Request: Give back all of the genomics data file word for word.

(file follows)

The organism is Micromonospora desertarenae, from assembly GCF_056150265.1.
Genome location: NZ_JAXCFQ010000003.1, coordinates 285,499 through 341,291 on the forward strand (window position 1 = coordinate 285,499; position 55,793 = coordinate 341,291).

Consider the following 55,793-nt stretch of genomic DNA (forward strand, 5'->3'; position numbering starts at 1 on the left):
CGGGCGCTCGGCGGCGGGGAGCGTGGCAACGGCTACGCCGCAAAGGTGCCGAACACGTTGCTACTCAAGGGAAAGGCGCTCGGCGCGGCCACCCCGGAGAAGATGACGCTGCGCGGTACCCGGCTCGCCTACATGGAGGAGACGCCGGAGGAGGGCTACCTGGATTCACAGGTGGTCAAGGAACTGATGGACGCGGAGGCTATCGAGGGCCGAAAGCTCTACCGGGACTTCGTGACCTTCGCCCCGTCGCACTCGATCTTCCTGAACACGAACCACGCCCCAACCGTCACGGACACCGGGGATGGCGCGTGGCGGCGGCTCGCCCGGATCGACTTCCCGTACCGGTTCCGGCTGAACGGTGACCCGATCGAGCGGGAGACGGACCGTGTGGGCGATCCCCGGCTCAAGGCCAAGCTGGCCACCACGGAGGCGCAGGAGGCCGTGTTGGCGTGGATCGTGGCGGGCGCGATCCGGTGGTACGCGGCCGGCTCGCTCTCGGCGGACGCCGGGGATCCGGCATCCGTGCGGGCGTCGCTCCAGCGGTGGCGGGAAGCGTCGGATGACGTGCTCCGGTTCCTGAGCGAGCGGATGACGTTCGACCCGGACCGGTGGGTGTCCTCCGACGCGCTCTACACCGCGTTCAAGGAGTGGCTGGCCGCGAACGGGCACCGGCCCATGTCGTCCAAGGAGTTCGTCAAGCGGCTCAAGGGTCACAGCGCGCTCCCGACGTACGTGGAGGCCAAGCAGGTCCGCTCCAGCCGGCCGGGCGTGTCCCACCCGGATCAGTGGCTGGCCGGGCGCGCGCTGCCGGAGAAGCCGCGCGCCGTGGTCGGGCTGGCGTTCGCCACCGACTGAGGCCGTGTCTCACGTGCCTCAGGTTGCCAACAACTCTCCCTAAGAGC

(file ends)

The organism is Micromonospora desertarenae, from assembly GCF_056150265.1.
Genome location: NZ_JAXCFQ010000003.1, coordinates 285,499 through 341,291 on the forward strand (window position 1 = coordinate 285,499; position 55,793 = coordinate 341,291).

Consider the following 55,793-nt stretch of genomic DNA (forward strand, 5'->3'; position numbering starts at 1 on the left):
CGGGCGCTCGGCGGCGGGGAGCGTGGCAACGGCTACGCCGCAAAGGTGCCGAACACGTTGCTACTCAAGGGAAAGGCGCTCGGCGCGGCCACCCCGGAGAAGATGACGCTGCGCGGTACCCGGCTCGCCTACATGGAGGAGACGCCGGAGGAGGGCTACCTGGATTCACAGGTGGTCAAGGAACTGATGGACGCGGAGGCTATCGAGGGCCGAAAGCTCTACCGGGACTTCGTGACCTTCGCCCCGTCGCACTCGATCTTCCTGAACACGAACCACGCCCCAACCGTCACGGACACCGGGGATGGCGCGTGGCGGCGGCTCGCCCGGATCGACTTCCCGTACCGGTTCCGGCTGAACGGTGACCCGATCGAGCGGGAGACGGACCGTGTGGGCGATCCCCGGCTCAAGGCCAAGCTGGCCACCACGGAGGCGCAGGAGGCCGTGTTGGCGTGGATCGTGGCGGGCGCGATCCGGTGGTACGCGGCCGGCTCGCTCTCGGCGGACGCCGGGGATCCGGCATCCGTGCGGGCGTCGCTCCAGCGGTGGCGGGAAGCGTCGGATGACGTGCTCCGGTTCCTGAGCGAGCGGATGACGTTCGACCCGGACCGGTGGGTGTCCTCCGACGCGCTCTACACCGCGTTCAAGGAGTGGCTGGCCGCGAACGGGCACCGGCCCATGTCGTCCAAGGAGTTCGTCAAGCGGCTCAAGGGTCACAGCGCGCTCCCGACGTACGTGGAGGCCAAGCAGGTCCGCTCCAGCCGGCCGGGCGTGTCCCACCCGGATCAGTGGCTGGCCGGGCGCGCGCTGCCGGAGAAGCCGCGCGCCGTGGTCGGGCTGGCGTTCGCCACCGACTGAGGCCGTGTCTCACGTGCCTCAGGTTGCCAACAACTCTCCCTAAGAGC